Currently, we think of problems at the surface – we look in the short term and at immediate consequences. I want people to think of the long term, keeping an open mind as they examine the unintended consequences of actions.
Take the current international aid effort. If we should teach men to fish, our current model is the equivalent of unloading fish into local markets and crushing the local fishing industry. After the Haitian earthquake, the western world sent in planes and boats loaded with food and other aid. No one denies this was a good thing to do, but its implementation was flawed. In reality, Haiti had enough food to feed those affected by the earthquake but that food was in the country, and the market mechanism which should have brought it to the city failed. Instead on flooding the Haitian market with free food we could have brought the Haitian-grown food to the market. Instead, we left Haitian farmers without an income and let all the food they grew rot away. Six years later we are still sending emergency aid to Haiti. While these programs are motivated by good intentions they do not bear beneficial results. They bear unintended consequences which keep the Haitian economy from developing, making the people reliant on aid instead.
American economic journalist Henry Hazlitt wrote, “The art of economics consists in looking not merely at the immediate but at the longer effects of any act or policy; it consists in tracing the consequences of that policy not merely for one group but for all groups.” The way we think is important, but the way we think is often disregarded. How we think is more important than the thoughts we have, and the framing of our thoughts will influence what we think. By only thinking of the immediate effects we will ignore the long-term effects — leading to disastrous consequences.
In truth, the best way to start helping people is by making sure you know the best way to help them. You can only understand what kind of help people truly need by thinking correctly about their situation. When you go to the hospital with a problem, your doctor does not just throw antibiotics at you. He systematically diagnoses you with proven methods and with a proven process. Today, as a society, we choose a process that mirrors the former when discussing our problems. In current debates over every issue, each side picks its own evidence, declares its opinion as facts, engages in name calling and only looks at the effects for certain groups. This is a result of a breakdown in how we systematically think about and address issues.
To use another example from Haiti, ENERSA is the only Haitian company which designs and manufactures solar panels. Started and based in Haiti, it provides good jobs and a variety of products for Haitians. The primary product ENERSA produces is street lights powered by solar panels—they sold 50 solar panels a month prior to the earthquake. It was a success story of native-born, Canadian-educated Haitians who came back to develop their nation and provide good to their countrymen—mostly men from bad areas. A month after the 2010 earthquake the company almost went bankrupt because the market was flooded with free solar power lights from the developed world—ENERSA sold only five lights in the next half year. By examining the situation thoughtfully from all angles and considering the long term, this unfortunate situation could have been avoided.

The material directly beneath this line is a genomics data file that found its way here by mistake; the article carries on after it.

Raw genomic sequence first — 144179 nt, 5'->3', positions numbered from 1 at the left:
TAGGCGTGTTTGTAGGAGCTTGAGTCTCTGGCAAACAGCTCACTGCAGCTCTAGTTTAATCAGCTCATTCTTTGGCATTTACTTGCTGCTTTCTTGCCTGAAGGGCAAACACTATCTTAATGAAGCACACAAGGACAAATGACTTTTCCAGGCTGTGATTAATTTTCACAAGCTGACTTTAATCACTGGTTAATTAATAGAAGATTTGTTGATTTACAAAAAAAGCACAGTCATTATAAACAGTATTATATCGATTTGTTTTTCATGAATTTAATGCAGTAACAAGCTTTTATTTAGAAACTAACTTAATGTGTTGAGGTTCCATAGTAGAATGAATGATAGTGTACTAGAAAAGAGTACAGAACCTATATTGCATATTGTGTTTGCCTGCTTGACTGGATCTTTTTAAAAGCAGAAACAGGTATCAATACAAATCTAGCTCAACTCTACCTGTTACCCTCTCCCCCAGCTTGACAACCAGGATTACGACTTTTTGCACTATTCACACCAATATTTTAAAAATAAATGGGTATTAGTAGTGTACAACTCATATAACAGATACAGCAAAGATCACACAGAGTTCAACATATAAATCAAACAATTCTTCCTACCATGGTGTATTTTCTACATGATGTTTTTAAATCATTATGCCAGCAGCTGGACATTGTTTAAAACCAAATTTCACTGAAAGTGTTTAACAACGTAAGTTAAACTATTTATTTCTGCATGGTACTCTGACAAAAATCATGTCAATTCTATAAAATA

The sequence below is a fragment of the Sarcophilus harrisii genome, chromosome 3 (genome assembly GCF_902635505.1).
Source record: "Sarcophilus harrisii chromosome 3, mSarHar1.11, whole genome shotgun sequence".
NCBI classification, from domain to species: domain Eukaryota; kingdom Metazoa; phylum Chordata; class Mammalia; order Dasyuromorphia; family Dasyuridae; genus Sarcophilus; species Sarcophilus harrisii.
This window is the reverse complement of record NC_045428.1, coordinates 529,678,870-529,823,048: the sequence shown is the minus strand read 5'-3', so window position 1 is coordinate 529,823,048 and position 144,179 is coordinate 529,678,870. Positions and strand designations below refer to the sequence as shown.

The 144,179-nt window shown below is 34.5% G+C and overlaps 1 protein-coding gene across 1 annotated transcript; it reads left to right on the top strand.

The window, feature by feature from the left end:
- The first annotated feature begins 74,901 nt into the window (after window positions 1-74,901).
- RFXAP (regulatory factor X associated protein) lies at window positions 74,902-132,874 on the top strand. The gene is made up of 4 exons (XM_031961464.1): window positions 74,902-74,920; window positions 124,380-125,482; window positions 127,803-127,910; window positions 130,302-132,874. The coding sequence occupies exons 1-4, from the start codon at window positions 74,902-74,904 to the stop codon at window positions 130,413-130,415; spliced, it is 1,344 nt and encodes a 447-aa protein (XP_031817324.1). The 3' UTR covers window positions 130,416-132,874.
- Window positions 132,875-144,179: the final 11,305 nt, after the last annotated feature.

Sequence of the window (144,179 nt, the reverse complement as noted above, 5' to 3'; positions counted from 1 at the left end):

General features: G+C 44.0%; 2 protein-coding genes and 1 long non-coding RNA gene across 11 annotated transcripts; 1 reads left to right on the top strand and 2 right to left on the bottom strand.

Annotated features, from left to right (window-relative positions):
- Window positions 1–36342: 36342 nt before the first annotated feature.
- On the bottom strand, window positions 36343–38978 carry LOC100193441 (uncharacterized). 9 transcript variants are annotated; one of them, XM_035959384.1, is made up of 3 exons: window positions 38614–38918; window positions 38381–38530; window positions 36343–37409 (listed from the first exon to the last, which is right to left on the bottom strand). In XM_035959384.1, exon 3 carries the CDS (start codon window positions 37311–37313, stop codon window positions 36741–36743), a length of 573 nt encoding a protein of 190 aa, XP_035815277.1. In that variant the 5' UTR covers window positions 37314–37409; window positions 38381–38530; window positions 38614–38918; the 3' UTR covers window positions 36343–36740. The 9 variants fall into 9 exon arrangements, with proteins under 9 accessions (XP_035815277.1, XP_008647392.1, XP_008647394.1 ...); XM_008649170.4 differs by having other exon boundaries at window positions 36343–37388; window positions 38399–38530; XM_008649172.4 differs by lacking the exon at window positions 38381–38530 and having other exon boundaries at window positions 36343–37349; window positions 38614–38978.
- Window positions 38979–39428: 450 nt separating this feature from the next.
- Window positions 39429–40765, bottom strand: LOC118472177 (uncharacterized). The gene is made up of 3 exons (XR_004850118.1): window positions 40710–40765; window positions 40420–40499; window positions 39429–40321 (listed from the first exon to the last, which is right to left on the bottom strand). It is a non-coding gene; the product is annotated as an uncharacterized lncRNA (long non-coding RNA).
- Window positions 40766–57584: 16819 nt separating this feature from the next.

It was this reactionary response that arguably hurt Haiti more than it helped. If the officials and organizations seeking to help the country had stopped for a second and thought about it, they could have avoided the negative consequences. A proper thought process leads to both maximizing positive results and minimizing negative results. Issue after issue, basic changes to the thought process can consistently avoid bad results. It is not that we just avoid helping people; we can help, but we hurt people by failing to think through our actions. We hurt farmers by flooding Haitian markets with food and we hurt Haitian workers by almost eliminating their jobs. By making sure our policies are thought out, we avoid bad policies led by good intentions. Like the great 20th-century economist Milton Freidman said, “One of the great mistakes is to judge policies and programs by their intentions rather than their results.”

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Posted by Roman Bilan

One Comment

  1. This is a very good and interesting article, and I would agree with you on it. Im just curious if some people disagree with this (the Haiti example) and what would their argument be.

    Liked by 4 people

    Reply

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